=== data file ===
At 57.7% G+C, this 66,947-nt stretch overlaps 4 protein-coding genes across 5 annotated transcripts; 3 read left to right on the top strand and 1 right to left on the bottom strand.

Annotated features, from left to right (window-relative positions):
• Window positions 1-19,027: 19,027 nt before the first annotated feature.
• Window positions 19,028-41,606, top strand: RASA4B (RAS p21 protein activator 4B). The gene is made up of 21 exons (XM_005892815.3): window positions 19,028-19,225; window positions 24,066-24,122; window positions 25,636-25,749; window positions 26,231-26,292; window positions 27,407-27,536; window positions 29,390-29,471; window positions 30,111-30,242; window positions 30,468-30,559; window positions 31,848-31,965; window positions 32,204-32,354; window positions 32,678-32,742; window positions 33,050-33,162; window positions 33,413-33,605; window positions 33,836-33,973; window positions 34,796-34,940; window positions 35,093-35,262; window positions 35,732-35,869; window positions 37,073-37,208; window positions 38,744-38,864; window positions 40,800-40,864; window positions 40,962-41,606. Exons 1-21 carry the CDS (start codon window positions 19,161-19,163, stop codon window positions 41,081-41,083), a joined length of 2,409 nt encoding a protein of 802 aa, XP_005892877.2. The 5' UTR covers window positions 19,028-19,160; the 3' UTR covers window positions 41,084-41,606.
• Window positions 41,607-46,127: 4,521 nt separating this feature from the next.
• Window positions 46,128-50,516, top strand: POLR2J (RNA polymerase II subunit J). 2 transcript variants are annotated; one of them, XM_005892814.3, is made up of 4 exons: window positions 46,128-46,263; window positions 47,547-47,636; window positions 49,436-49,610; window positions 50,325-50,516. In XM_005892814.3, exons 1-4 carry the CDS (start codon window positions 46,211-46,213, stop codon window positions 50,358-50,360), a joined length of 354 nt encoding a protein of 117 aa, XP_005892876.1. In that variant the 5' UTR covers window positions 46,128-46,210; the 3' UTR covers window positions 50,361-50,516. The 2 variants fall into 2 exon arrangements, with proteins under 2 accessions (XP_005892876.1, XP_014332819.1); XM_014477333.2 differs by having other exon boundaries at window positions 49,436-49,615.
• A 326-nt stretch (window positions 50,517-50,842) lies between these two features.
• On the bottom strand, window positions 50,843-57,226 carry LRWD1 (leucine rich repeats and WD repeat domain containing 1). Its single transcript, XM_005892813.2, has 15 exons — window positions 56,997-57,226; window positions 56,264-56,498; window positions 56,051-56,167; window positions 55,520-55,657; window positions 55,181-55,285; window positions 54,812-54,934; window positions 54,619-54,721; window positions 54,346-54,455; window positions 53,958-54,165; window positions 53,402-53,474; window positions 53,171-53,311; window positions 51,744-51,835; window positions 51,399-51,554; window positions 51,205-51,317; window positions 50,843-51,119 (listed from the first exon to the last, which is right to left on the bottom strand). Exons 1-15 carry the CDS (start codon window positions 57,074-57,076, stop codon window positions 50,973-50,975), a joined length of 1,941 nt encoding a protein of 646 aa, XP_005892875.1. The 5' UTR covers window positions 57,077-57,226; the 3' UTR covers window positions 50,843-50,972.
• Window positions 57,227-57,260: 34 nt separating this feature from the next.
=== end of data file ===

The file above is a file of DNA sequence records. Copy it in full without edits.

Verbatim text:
At 57.7% G+C, this 66,947-nt stretch overlaps 4 protein-coding genes across 5 annotated transcripts; 3 read left to right on the top strand and 1 right to left on the bottom strand.

Annotated features, from left to right (window-relative positions):
• Window positions 1-19,027: 19,027 nt before the first annotated feature.
• Window positions 19,028-41,606, top strand: RASA4B (RAS p21 protein activator 4B). The gene is made up of 21 exons (XM_005892815.3): window positions 19,028-19,225; window positions 24,066-24,122; window positions 25,636-25,749; window positions 26,231-26,292; window positions 27,407-27,536; window positions 29,390-29,471; window positions 30,111-30,242; window positions 30,468-30,559; window positions 31,848-31,965; window positions 32,204-32,354; window positions 32,678-32,742; window positions 33,050-33,162; window positions 33,413-33,605; window positions 33,836-33,973; window positions 34,796-34,940; window positions 35,093-35,262; window positions 35,732-35,869; window positions 37,073-37,208; window positions 38,744-38,864; window positions 40,800-40,864; window positions 40,962-41,606. Exons 1-21 carry the CDS (start codon window positions 19,161-19,163, stop codon window positions 41,081-41,083), a joined length of 2,409 nt encoding a protein of 802 aa, XP_005892877.2. The 5' UTR covers window positions 19,028-19,160; the 3' UTR covers window positions 41,084-41,606.
• Window positions 41,607-46,127: 4,521 nt separating this feature from the next.
• Window positions 46,128-50,516, top strand: POLR2J (RNA polymerase II subunit J). 2 transcript variants are annotated; one of them, XM_005892814.3, is made up of 4 exons: window positions 46,128-46,263; window positions 47,547-47,636; window positions 49,436-49,610; window positions 50,325-50,516. In XM_005892814.3, exons 1-4 carry the CDS (start codon window positions 46,211-46,213, stop codon window positions 50,358-50,360), a joined length of 354 nt encoding a protein of 117 aa, XP_005892876.1. In that variant the 5' UTR covers window positions 46,128-46,210; the 3' UTR covers window positions 50,361-50,516. The 2 variants fall into 2 exon arrangements, with proteins under 2 accessions (XP_005892876.1, XP_014332819.1); XM_014477333.2 differs by having other exon boundaries at window positions 49,436-49,615.
• A 326-nt stretch (window positions 50,517-50,842) lies between these two features.
• On the bottom strand, window positions 50,843-57,226 carry LRWD1 (leucine rich repeats and WD repeat domain containing 1). Its single transcript, XM_005892813.2, has 15 exons — window positions 56,997-57,226; window positions 56,264-56,498; window positions 56,051-56,167; window positions 55,520-55,657; window positions 55,181-55,285; window positions 54,812-54,934; window positions 54,619-54,721; window positions 54,346-54,455; window positions 53,958-54,165; window positions 53,402-53,474; window positions 53,171-53,311; window positions 51,744-51,835; window positions 51,399-51,554; window positions 51,205-51,317; window positions 50,843-51,119 (listed from the first exon to the last, which is right to left on the bottom strand). Exons 1-15 carry the CDS (start codon window positions 57,074-57,076, stop codon window positions 50,973-50,975), a joined length of 1,941 nt encoding a protein of 646 aa, XP_005892875.1. The 5' UTR covers window positions 57,077-57,226; the 3' UTR covers window positions 50,843-50,972.
• Window positions 57,227-57,260: 34 nt separating this feature from the next.